We don’t know what impact the private care homes crisis has on the businesses the Council has contracts with – and of course there is no mention of this in the Financial Plan. The first thing the Council should do is end the secrecy and open the books. It should implement the following Recommendations of the Centre for Health and the Public Interest report quoted above:
Where a public body has a legal contract with a private provider, the contents of that contract should be fully transparent.
The ownership details of companies providing public services under contract to the public sector should be available for public scrutiny.
Private companies in receipt of public services contracts should be domiciled in the UK and subject to UK taxation law.
Consideration should be given to giving local electorates powers to call to account any provider judged to be providing an inadequate service.
All providers should be required to comply with minimum standards of workforce terms and conditions and to accept collective bargaining rights.
There is scope to impose a contract on private companies that places an upper limit on what constitutes a reasonable return on investment. This scope should be exploited.
Getting the Market out of Adult Social Care
But the Council can do more than this. It needs to stop funding these big care home businesses by adopting as policy the final two Recommendations of the Centre for Health and the Public Interest report:
Organisations with a social purpose should be defined as the preferred providers of care and support services.
Steps should be taken to rebuild providing capacity in the statutory and not-for-profit sectors.
The aim should be, in the words of the model resolution published by Reclaim Social Care, the new national campaign, ‘Publicly, democratically run services, designed and delivered locally, co-productively involving local authorities, the NHS and service users, disabled people and carers’, in the framework of national standards.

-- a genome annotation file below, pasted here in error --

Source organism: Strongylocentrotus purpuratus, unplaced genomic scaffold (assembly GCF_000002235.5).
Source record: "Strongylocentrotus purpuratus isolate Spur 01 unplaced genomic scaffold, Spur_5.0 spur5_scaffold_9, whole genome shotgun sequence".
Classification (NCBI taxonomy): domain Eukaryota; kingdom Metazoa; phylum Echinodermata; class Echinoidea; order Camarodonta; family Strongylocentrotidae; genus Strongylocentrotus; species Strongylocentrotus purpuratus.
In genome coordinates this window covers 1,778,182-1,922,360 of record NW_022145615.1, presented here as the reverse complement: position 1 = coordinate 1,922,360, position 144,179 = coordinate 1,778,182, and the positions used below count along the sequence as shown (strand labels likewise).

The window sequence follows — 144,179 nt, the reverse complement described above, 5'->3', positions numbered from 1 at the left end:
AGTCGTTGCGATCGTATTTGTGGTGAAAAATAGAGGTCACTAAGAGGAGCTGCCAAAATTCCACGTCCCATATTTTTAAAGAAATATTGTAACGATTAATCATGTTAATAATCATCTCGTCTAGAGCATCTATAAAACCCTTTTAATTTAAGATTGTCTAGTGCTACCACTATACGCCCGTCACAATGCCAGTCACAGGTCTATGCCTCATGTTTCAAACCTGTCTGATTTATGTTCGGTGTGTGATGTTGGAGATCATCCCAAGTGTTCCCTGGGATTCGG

The evidence is that what people want from social care homes is small-scale provision and personalised care:
The Care Quality Commission’s 2014-17 review, ‘The state of adult social care services,’ summarised its findings of comprehensive inspections into the sector across England. It found that:
High performing care providers were those that had the strongest cultures around person-led care, “where people are at the centre – treating people as people, as opposed to recipients of care.”
Community social care providers were rated the highest, with 87% of providers achieving a “good” or “outstanding” rating from the Commission.
Smaller care homes are rated better than larger ones: 89% of both small nursing and residential homes were rated good or outstanding, compared to just 65% of large nursing homes and 72% of large residential homes.
(Social care as a local economic solution for the West Midlands, p15)
Getting the market out of adult social care is supposedly already the policy of Birmingham’s Labour Council. Building a Better Birmingham: Labour’s Local Manifesto 2018-2022, published in March last year, gave the following commitment under the heading ‘A Rebirth of Municipal Socialism’:
We will re-state the case for the municipal provision of services in Birmingham, heralding a new age of municipal socialism.
And the Labour council in Birmingham will lead by example, calling time on the misplaced notion that the private sector always trumps the public sector by adopting a policy of in-house preferred for all contracts. (p6)
Since then there is little – in fact no – evidence of the Council pursuing this policy, in fact the opposite, most notoriously the privatisation of the 14 day nurseries. Of course getting the market out of adult social care would require the repeal of the 1990 Act which imposed the 85% private compulsion on local authorities, and Labour nationally should be giving this commitment loud and clear. But there are steps the Council could take right now.
The way forward is signalled by the Labour Party consultation report Alternative Models of Ownership, published in June 2017 and followed up by a conference headed by John McDonnell in 2018. It advocates, as well as nationalisation and municipal ownership, various forms of community-owned and worker-owned non-profit social enterprises, including co-operatives.
These are ideal models for personalised social care. The policy aim of Birmingham Council should be to stop giving contracts to for-profit care businesses as soon as feasible and save money by transferring them to small-scale care homes run as non-profit social enterprises owned by their workers and/or the local community. The Council should be developing plans now to support potential bidders.
Birmingham Against the Cuts
21 March 2019
BCC Budget Consultation document, November 2018. https://www.birmingham.gov.uk/info/20155/council_budget/1821/budget_consultation_2019
BCC Financial Plan, February 2019.
Report to Cabinet 13 November 2018
Saving Proposal Factsheet Adult Social Care and Health
Health and Social Care Overview and Scrutiny Committee meeting on 20 November 2018
Social Care as a Local Economic Solution for the West Midlands), Localise West Midlands and New Economics Foundation, 2017.
The failure of privatised adult social care in England: what is to be done?, The Centre for Health and the Public Interest, 2016.
Reclaim Social Care
Building a Better Birmingham: Labour’s Local Manifesto 2018-2022. 2018.
Alternative Models of Ownership. Labour Party, 2017.